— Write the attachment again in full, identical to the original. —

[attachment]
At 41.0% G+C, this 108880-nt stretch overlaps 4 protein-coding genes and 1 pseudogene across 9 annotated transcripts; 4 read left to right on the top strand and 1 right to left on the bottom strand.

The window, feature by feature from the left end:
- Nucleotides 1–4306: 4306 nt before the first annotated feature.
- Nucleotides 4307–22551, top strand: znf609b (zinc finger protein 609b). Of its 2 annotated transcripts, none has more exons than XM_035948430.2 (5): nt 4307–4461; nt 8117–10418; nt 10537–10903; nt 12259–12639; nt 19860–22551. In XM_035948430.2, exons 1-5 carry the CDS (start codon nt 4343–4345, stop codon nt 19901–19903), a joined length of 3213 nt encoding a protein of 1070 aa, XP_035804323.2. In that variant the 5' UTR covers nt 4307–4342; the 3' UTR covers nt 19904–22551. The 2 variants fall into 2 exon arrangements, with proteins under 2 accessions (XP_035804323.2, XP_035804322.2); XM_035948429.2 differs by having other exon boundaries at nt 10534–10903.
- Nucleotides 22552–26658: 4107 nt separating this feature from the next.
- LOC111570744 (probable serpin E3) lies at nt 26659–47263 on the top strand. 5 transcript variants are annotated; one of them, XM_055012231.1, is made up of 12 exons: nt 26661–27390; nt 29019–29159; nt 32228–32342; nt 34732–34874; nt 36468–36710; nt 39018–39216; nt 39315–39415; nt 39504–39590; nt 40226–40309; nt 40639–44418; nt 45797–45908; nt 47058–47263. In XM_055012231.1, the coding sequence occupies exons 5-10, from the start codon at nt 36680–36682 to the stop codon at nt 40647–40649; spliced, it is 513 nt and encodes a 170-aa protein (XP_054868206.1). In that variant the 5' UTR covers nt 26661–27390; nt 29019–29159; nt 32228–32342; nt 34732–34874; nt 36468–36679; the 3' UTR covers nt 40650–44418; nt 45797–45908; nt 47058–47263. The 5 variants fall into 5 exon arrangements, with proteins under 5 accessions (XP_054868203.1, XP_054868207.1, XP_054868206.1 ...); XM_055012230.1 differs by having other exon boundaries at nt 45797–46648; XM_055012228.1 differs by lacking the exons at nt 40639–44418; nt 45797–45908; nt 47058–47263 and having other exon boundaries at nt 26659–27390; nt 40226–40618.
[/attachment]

At 41.0% G+C, this 108880-nt stretch overlaps 4 protein-coding genes and 1 pseudogene across 9 annotated transcripts; 4 read left to right on the top strand and 1 right to left on the bottom strand.

The window, feature by feature from the left end:
- Nucleotides 1–4306: 4306 nt before the first annotated feature.
- Nucleotides 4307–22551, top strand: znf609b (zinc finger protein 609b). Of its 2 annotated transcripts, none has more exons than XM_035948430.2 (5): nt 4307–4461; nt 8117–10418; nt 10537–10903; nt 12259–12639; nt 19860–22551. In XM_035948430.2, exons 1-5 carry the CDS (start codon nt 4343–4345, stop codon nt 19901–19903), a joined length of 3213 nt encoding a protein of 1070 aa, XP_035804323.2. In that variant the 5' UTR covers nt 4307–4342; the 3' UTR covers nt 19904–22551. The 2 variants fall into 2 exon arrangements, with proteins under 2 accessions (XP_035804323.2, XP_035804322.2); XM_035948429.2 differs by having other exon boundaries at nt 10534–10903.
- Nucleotides 22552–26658: 4107 nt separating this feature from the next.
- LOC111570744 (probable serpin E3) lies at nt 26659–47263 on the top strand. 5 transcript variants are annotated; one of them, XM_055012231.1, is made up of 12 exons: nt 26661–27390; nt 29019–29159; nt 32228–32342; nt 34732–34874; nt 36468–36710; nt 39018–39216; nt 39315–39415; nt 39504–39590; nt 40226–40309; nt 40639–44418; nt 45797–45908; nt 47058–47263. In XM_055012231.1, the coding sequence occupies exons 5-10, from the start codon at nt 36680–36682 to the stop codon at nt 40647–40649; spliced, it is 513 nt and encodes a 170-aa protein (XP_054868206.1). In that variant the 5' UTR covers nt 26661–27390; nt 29019–29159; nt 32228–32342; nt 34732–34874; nt 36468–36679; the 3' UTR covers nt 40650–44418; nt 45797–45908; nt 47058–47263. The 5 variants fall into 5 exon arrangements, with proteins under 5 accessions (XP_054868203.1, XP_054868207.1, XP_054868206.1 ...); XM_055012230.1 differs by having other exon boundaries at nt 45797–46648; XM_055012228.1 differs by lacking the exons at nt 40639–44418; nt 45797–45908; nt 47058–47263 and having other exon boundaries at nt 26659–27390; nt 40226–40618.